Saturday, April 26, 2008

Safe In Their Alabaster Chambers

Safe in their alabaster chambers,
Untouched by morning and untouched by noon,
Sleep the meek members of the resurrection,
Rafter of satin, and roof of stone. Light laughs the breeze in her castle of sunshine;
Babbles the bee in a stolid ear;
Pipe the sweet birds in ignorant cadence,--
Ah, what sagacity perished here! Grand go the years in the crescent above them;
Worlds scoop their arcs, and firmaments row,
Diadems drop and Doges surrender,
Soundless as dots on a disk of snow.

My high school English teacher, Mr. Marcinec, once asked our class, "Can poetry be judged on merit alone, or is the life of the poet applicable?" Easy answer. Emily Dickinson was born in Amherst, Massachusetts of goodly parents. She grew up with the irrational, deeply held conviction that all lives are equal. Years after the Civil War, she wrote the lines above on a scrap of paper and sent it to her longtime correspondent and friend, Thomas Wentworth Higginson.

Higginson was a pre-war abolitionist who became the first commander of African-American troops in 1864, the South Carolina Volunteers. It was he who documented their Gullah dialect, wrote Life in a Black Regiment in 1870, and later recorded their spirituals. Dickinson wrote the poem as a memorial to the escaped slaves who had died assaulting the Vaubanite earthworks in the South as cannon fodder, and to whom some white monuments were eventually erected around Cambridge after the war. The poem doesn't make much sense unless you've stood in front of one of those monuments, and in front of Higginson's house.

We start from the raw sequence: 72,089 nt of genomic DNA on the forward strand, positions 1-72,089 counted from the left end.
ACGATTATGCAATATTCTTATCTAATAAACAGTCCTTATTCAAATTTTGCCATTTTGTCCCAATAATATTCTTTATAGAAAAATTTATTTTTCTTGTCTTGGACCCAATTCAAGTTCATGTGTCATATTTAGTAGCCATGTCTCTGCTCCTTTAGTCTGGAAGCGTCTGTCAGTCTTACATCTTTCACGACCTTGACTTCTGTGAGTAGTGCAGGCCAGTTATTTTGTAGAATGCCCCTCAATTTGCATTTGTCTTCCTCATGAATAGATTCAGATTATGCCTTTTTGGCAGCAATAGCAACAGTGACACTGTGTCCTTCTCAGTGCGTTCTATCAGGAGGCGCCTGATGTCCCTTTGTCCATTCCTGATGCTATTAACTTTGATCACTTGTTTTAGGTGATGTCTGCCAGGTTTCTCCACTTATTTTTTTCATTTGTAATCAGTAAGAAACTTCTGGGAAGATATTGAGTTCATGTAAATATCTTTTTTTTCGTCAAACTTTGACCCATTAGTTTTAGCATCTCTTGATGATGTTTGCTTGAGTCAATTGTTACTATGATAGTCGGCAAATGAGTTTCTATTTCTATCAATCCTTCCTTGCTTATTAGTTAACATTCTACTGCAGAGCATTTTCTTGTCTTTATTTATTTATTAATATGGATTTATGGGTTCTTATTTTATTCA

Vincent said...

Funny you should say that Marc because I read the poem and found it of the highest quality and worth my time (unlike lots of bloggers' poetry)

Now I know it was Emily Dickinson, and she wrote it in the circumstances you mention, it makes no difference to my appreciation of its quality or content.

Well I thought the alabaster chambers might have been a standard type of coffin or tomb at the time: a bit expensive but well, it was probably referring to America.

Sorry to be so thick (English English equivalent of "dumb")

MarcLord said...

Hi Vincent,

Oh, neither thick nor thin. My rough phrase, "doesn't make much sense unless" was not precise, only meaning to convey you can't infer from the words what group specifically inspired them.

The poem is technically flawless, as perfect as anything I've ever laid eyes on, and may achieve even greater effect without knowledge of its circumstances. That is, as applying to all the dropping diadems, not to just fallen ex-slave volunteers. But I would prefer to know whom it was written for, even if that context changes and constrains the meaning.

Bruce said...

Hey Marc, you may appreciate the poetry of a buddy of mine: Ray Sweatman.